Continuing through October 31, 2015
"Heavy Metal" presents two abstract sculptors who work primarily in steel but in very different ways. John Clement bends stainless-steel pipes and then paints them bright colors like red, blue, and orange. The pieces suggest looping drawings in the air. Mac Whitney, on the other hand, bends and weaves together wide strips of polished silver steel into vertical forms that suggest figures — one can perceive the suggestion of legs supporting a body, as well as a distinctive shape that resembles a head. Both artists have several smaller sculptures installed in the gallery, as well as a monumental piece by each in the sculpture garden, which is visible through a back window.
Whitney is a veteran Texas-based artist whose lyrical and dynamic work is part of his series "Linked Sculpture." Flat pieces of metal are welded together to form shifting surfaces that reflect light and create the illusion of movement in space. Their open, angular construction is described by the artist as “linked pieces in a very large chain.” He has stuck with his longstanding vision of monumental sculpture that is abstract and elegant. Whitney has also experimented with various types of metal over the years, as well as surfaces that range from bright colors (he favors red) to polished stainless steel.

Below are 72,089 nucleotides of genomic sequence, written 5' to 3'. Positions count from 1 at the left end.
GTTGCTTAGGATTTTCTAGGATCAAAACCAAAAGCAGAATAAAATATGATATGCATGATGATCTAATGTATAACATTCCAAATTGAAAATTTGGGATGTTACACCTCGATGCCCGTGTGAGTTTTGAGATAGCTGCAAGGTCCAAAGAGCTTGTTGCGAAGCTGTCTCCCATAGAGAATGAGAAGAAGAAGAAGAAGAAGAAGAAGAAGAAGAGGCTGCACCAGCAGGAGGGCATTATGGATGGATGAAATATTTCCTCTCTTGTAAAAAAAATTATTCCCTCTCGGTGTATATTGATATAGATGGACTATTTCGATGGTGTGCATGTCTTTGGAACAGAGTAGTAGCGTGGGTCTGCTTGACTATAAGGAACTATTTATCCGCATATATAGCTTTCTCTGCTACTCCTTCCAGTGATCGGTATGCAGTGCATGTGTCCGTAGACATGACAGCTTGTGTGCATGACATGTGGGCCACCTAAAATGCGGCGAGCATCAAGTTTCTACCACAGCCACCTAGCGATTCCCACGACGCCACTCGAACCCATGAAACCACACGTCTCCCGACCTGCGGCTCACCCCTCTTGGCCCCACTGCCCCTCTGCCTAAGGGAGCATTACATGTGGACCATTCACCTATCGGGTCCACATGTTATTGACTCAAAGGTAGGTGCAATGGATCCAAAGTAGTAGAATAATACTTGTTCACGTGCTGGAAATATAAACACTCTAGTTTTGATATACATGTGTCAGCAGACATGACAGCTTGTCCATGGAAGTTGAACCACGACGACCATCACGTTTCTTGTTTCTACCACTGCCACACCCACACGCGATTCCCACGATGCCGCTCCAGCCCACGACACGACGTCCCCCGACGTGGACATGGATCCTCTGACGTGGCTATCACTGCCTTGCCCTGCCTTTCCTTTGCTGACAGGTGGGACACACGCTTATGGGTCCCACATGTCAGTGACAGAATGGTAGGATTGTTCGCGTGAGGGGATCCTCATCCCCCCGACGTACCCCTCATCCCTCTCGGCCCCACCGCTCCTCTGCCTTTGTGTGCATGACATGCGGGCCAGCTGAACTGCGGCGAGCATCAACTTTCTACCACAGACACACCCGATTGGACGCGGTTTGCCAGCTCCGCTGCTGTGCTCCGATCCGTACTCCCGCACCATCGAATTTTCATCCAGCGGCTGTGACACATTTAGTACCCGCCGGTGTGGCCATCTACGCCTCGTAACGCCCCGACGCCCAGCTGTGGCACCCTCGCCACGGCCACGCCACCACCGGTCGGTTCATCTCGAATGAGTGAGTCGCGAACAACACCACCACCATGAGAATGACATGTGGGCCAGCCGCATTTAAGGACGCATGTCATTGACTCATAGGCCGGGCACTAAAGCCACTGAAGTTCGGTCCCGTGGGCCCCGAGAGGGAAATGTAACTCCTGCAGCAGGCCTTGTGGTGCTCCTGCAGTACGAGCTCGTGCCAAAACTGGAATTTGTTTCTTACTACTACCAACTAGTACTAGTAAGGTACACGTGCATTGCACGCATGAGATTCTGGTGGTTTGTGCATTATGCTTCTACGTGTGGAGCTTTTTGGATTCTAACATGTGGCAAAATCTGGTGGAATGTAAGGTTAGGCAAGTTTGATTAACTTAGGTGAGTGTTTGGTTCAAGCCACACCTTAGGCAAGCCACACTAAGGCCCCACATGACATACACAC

Clement’s pieces radiate an upbeat mindset. The New York-based artist became interested in sculpture early on and worked as an assistant to sculptors Mark di Suvero and John Henry. He became an expert welder, which allows him to create complex pieces from metal tubing shaped into circular structures that appear to be moving through space. Both artists prefer to work large, which propels them to seek major public and private commissions. Clement’s clean, organic style works well here with Whitney’s more complex twisting compositions.